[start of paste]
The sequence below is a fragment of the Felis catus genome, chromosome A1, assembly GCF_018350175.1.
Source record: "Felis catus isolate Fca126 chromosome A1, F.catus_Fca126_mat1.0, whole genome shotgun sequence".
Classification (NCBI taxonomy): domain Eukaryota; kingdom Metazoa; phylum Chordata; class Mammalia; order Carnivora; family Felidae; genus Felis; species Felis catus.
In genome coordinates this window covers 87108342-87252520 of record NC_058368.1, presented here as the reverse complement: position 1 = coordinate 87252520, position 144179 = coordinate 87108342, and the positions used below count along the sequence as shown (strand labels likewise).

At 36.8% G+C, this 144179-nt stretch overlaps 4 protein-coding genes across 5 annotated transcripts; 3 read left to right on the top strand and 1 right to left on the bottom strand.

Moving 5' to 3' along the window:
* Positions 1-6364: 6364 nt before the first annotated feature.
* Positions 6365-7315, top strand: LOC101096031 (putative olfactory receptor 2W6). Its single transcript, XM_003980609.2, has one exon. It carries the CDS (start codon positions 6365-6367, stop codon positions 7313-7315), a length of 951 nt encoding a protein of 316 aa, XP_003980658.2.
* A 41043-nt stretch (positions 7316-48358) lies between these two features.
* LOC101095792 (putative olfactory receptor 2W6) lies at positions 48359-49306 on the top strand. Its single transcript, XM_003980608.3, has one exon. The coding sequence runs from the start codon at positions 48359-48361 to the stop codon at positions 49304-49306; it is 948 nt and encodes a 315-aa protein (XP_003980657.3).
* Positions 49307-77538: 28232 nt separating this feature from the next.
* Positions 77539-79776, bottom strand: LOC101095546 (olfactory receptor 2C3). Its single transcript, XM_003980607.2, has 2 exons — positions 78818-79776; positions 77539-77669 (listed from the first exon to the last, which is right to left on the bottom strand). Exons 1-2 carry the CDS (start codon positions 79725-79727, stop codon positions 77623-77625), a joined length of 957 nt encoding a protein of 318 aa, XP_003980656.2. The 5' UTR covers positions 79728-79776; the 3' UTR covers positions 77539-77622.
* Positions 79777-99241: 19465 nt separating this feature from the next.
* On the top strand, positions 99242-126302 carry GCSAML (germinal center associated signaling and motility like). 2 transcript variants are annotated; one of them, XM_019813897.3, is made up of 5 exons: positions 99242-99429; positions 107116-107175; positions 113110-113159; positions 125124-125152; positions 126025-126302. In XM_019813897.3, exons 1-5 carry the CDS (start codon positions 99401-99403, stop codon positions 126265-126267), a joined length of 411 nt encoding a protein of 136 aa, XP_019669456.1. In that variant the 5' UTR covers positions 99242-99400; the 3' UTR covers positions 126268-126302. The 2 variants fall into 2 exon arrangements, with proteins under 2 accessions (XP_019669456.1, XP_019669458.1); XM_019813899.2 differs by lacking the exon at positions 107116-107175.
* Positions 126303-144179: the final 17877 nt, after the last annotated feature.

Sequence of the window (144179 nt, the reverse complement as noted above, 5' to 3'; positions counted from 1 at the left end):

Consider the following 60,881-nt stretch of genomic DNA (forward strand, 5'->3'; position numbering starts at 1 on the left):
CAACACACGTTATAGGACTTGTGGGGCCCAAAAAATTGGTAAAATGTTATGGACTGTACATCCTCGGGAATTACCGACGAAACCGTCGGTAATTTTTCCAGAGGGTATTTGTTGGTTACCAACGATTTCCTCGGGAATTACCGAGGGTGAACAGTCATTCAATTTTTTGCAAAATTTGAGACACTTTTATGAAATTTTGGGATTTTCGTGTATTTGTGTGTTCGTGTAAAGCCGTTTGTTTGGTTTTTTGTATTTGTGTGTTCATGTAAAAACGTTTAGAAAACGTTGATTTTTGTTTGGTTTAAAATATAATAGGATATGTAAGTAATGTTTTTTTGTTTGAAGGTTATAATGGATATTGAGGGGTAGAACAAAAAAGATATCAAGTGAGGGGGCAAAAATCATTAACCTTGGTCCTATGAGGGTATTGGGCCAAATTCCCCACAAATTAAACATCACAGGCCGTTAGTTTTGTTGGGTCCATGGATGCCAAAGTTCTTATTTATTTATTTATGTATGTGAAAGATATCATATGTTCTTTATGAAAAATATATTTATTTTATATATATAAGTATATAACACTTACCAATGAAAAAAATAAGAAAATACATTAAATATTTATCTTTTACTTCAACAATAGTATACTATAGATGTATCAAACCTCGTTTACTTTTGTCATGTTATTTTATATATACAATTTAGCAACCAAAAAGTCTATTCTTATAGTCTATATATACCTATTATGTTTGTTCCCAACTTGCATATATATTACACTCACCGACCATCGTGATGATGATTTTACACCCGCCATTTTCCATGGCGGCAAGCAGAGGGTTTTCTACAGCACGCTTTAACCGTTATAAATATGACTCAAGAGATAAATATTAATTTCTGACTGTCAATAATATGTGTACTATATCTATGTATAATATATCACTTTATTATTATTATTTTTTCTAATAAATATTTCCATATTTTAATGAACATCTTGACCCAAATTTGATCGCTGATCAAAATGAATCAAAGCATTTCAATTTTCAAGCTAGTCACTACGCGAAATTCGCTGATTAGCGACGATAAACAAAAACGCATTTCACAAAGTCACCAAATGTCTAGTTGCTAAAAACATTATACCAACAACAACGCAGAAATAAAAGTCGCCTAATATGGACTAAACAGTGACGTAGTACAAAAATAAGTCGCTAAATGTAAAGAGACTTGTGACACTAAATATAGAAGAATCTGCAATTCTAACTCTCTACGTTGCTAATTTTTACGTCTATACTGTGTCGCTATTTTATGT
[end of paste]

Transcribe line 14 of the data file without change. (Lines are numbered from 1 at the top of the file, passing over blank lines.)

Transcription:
* On the top strand, positions 99242-126302 carry GCSAML (germinal center associated signaling and motility like). 2 transcript variants are annotated; one of them, XM_019813897.3, is made up of 5 exons: positions 99242-99429; positions 107116-107175; positions 113110-113159; positions 125124-125152; positions 126025-126302. In XM_019813897.3, exons 1-5 carry the CDS (start codon positions 99401-99403, stop codon positions 126265-126267), a joined length of 411 nt encoding a protein of 136 aa, XP_019669456.1. In that variant the 5' UTR covers positions 99242-99400; the 3' UTR covers positions 126268-126302. The 2 variants fall into 2 exon arrangements, with proteins under 2 accessions (XP_019669456.1, XP_019669458.1); XM_019813899.2 differs by lacking the exon at positions 107116-107175.